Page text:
Nanomedicine is a complex and diverse term, encompassing the use of nanomaterials for diagnosis, control, prevention, and treatment of diseases. Whilst there is scientific agreement around its broad definition, an underlying debate exists around its size-based cut-off point.
The applications of nanotechnology in pharma have served to overcome significant limitations presented by standard small molecule drugs regarding their solubility, bioavailability, and pharmacokinetics. Nanomedicine is not limited to nanopharmaceuticals but also includes devices, such as lateral flow tests that use gold nanoparticles to detect specific biomarkers or the use of nanofibers as scaffolds for tissue regeneration.
Since 1989, 78 medicines have received approval on a global scale with 66 nanodrugs being approved by the FDA and 31 by the EMA. With the emergency use authorisation and success of the Pfizer and Moderna SARS-CoV-2 vaccines, the applications of nanotechnology are set to take off. The key to the successful development of nanomedicines relies on an in-depth understanding of their toxicity and potential adverse effects.However, navigating market challenges to ensure the access and uptake of nanomedicine will be equally important and renewed conversations around regulation, distribution, availability, and reimbursement will be critical.
Regulating the unregulatable?
Pharmaceutical companies face some of the heaviest regulations as an industry, given the importance of comprehensive and harmonised guidance and rules to ensure safety and efficacy when bringing treatments to the market. Regulation, as we know it, tends to rely on the categorisation and classification of products into relatively clear groups. By putting products into different boxes (e.g. chemical drugs versus biologics), regulators have managed to develop very clear processes that are tailored to the unique characteristics of different treatment types.
However, the categorisation of nanomedicines is not that straightforward. It is the complex nature of nanomedicines that makes it hard to agree on all-encompassing definitions and classification that capture their diverse nature. As a result, tying nanomedicines into the existing regulatory processes has been challenging. For example, some countries and regions consider nanomedicines as medicinal products, whilst others have opted to classify them as medical devices. In addition, existing safety data requirements are not always appropriate for the analysis of nanomedicines. Not only does this create a series of obstacles to manufacturers looking for market authorisation, but also raises questions around the safety monitoring after its marketisation. The result? Regulatory uncertainty across the world.
In the EU, a wide range of stakeholders (including policymakers) have called for new regulatory processes to be set up to avoid diverging approaches between Member States in light of the revision of the general pharmaceutical legislation.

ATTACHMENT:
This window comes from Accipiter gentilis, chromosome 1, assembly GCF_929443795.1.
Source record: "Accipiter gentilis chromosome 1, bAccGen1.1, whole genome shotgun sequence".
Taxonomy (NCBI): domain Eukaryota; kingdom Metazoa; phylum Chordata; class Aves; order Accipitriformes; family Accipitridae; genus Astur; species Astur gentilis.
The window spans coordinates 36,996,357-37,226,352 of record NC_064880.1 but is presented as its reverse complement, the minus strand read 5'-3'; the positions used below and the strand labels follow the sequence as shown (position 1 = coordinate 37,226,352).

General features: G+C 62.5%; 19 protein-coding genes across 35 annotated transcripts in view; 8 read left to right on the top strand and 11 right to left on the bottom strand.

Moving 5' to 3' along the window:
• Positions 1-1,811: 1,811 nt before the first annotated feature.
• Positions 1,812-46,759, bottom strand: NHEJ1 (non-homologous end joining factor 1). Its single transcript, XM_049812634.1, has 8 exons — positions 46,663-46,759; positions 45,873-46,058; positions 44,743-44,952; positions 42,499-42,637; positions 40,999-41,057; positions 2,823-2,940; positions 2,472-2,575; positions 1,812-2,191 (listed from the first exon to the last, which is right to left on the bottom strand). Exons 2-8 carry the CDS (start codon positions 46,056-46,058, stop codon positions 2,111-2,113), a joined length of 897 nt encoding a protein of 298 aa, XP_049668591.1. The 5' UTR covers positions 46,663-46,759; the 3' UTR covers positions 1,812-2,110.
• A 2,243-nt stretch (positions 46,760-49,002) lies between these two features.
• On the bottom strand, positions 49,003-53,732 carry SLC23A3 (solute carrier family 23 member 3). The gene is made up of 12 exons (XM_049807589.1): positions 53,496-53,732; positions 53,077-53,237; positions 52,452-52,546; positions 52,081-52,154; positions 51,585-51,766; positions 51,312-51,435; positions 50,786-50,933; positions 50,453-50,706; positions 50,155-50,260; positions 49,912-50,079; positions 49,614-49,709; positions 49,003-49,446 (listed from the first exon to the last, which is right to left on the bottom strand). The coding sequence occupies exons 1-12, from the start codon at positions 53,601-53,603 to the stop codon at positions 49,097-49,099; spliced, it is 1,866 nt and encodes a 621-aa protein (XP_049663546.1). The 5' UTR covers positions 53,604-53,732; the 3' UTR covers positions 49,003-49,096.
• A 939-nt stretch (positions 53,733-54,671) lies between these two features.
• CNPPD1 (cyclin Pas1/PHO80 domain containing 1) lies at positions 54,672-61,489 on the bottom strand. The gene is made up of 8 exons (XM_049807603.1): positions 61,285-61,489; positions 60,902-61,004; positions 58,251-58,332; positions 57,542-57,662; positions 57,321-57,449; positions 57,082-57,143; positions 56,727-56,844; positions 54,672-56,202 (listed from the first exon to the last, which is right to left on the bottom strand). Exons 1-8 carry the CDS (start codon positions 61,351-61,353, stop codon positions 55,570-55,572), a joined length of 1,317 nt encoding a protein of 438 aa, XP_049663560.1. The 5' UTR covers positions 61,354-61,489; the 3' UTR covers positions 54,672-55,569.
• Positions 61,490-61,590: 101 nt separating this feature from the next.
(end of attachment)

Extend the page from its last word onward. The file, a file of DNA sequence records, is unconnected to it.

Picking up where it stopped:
Giving the EU a chance to set a precedent
In November 2021, the European Parliament adopted an own-initiative resolution on a pharmaceutical strategy for Europe, guiding the European Commission ahead of its proposal on the update of EU pharmaceutical legislation by the end of 2022. In the adopted text, Members of the European Parliament called on the Commission to build a “centralised approval framework for nanomedicines”.
The core issue experienced at the EU level is that regulatory approvals for these medicines are currently decided on an ad-hoc basis by product category, with both nanomedicines and their follow-on products, nanosimilars, majorly relying on non-centralised procedures.
Despite the noise that has been made around this – mainly led by the European Alliance for Access to Safe Medicines, with a wide range of policymaker and academic support – there are still a lot of questions in the air.
The EC’s position on this topic has never been very clear. In 2020, Commissioner Kyriakides insisted that the legal framework for pharmaceuticals applies for the approval of nanomedicines and nanosimilars, and therefore there is no need to revise the pharmaceutical legislation for this. Less than one year later, however, her position on this topic was much more nuanced, stating that the revision of the legislation would assess its performance regarding innovative scientific and technological developments, including nanomedicines. Whilst there is an overall feeling that the tide might be changing, exerting continuous pressure on this topic will be essential.
Greater clarity around nanomedicines in the revised pharmaceutical legislation should not only be regarded as a necessary next step to ensure patient safety and promote innovation by the European Union, but also as an opportunity for them to lead on this conversation at the global level. Whilst countries like the United States have made major progress on the topic, the FDA and a wide range of other agencies still use a case-by-case approach under the traditional framework of benefit/risk analysis. The European Union has the chance to set a precedent and show that tailored regulatory processes for nanomedicines are possible, opening the door for more and better innovation around the world.
Read the original article on PMLiVE.